RACK1 release from the Ribosome Couples Translational Regulation with Starving Signaling and Possibly Depends on Phosphorylation of Key Serine and Threonine Residues
Corresponding Author(s) : Simone Gallo
Cellular and Molecular Biology,
Vol. 69 No. 1: Issue 1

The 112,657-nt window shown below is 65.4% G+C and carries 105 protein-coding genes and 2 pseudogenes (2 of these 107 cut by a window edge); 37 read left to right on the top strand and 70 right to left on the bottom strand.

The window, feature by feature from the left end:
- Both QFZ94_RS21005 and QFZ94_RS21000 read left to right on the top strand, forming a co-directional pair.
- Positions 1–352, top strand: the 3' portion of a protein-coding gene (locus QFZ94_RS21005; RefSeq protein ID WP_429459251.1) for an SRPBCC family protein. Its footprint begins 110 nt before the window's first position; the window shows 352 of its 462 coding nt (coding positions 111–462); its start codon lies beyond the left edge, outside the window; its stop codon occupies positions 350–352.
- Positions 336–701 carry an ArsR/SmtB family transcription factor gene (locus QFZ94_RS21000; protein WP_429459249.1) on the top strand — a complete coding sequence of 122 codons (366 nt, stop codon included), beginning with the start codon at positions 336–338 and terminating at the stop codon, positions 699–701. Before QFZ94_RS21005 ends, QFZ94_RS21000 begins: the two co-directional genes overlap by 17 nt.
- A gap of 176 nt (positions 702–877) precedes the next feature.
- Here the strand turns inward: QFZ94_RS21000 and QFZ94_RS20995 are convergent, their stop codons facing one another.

The balance between protein anabolism and catabolism sets the foundations on which cells build their homeostasis. RACK1 is a ribosome-associated scaffold protein involved in signal transduction. On the ribosome, RACK1 enhances specific translation. Conversely, upon growth factor/nutrient starvation, RACK1 is present in a ribosome-free form and inhibits protein synthesis. However, the precise role of RACK1 when not bound to the ribosome still requires elucidation. Here, we show that extra-ribosomal RACK1 increases LC3-II accumulation, thereby mimicking an autophagy-like phenotype. Next, based on the ribosome-bound structure of RACK1, we suggest a possible mechanism for RACK1 release from the ribosome which relies on phosphorylation of precise amino acid residues, namely Thr39, Ser63, Thr86, Ser276, Thr277, Ser278, Ser279. Specifically, by performing an unbiased in silico screening using phospho-kinase prediction tools, we propose that, upon starving, AMPK1/2, ULK1/2 and PKR are the strongest candidate protein kinases to phosphorylate RACK1. This may be relevant in the context of caloric restriction and cancer therapy, where repressing translation of specific mRNAs would open important therapeutic avenues. Overall, our work provides novel insight into RACK1 function(s) by connecting its ribosomal and extra-ribosomal activities with translation and signaling.
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